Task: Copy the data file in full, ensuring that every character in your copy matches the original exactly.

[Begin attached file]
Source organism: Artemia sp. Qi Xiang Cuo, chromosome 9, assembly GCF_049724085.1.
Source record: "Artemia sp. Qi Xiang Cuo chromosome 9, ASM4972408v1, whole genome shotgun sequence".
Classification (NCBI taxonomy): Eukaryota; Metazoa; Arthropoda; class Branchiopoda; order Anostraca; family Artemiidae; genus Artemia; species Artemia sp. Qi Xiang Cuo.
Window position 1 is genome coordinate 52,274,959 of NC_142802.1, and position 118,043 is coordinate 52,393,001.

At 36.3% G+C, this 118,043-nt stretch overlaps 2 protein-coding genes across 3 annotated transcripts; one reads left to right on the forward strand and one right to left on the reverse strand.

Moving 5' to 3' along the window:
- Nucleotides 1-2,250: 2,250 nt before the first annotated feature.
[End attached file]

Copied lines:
Source organism: Artemia sp. Qi Xiang Cuo, chromosome 9, assembly GCF_049724085.1.
Source record: "Artemia sp. Qi Xiang Cuo chromosome 9, ASM4972408v1, whole genome shotgun sequence".
Classification (NCBI taxonomy): Eukaryota; Metazoa; Arthropoda; class Branchiopoda; order Anostraca; family Artemiidae; genus Artemia; species Artemia sp. Qi Xiang Cuo.
Window position 1 is genome coordinate 52,274,959 of NC_142802.1, and position 118,043 is coordinate 52,393,001.

At 36.3% G+C, this 118,043-nt stretch overlaps 2 protein-coding genes across 3 annotated transcripts; one reads left to right on the forward strand and one right to left on the reverse strand.

Moving 5' to 3' along the window:
- Nucleotides 1-2,250: 2,250 nt before the first annotated feature.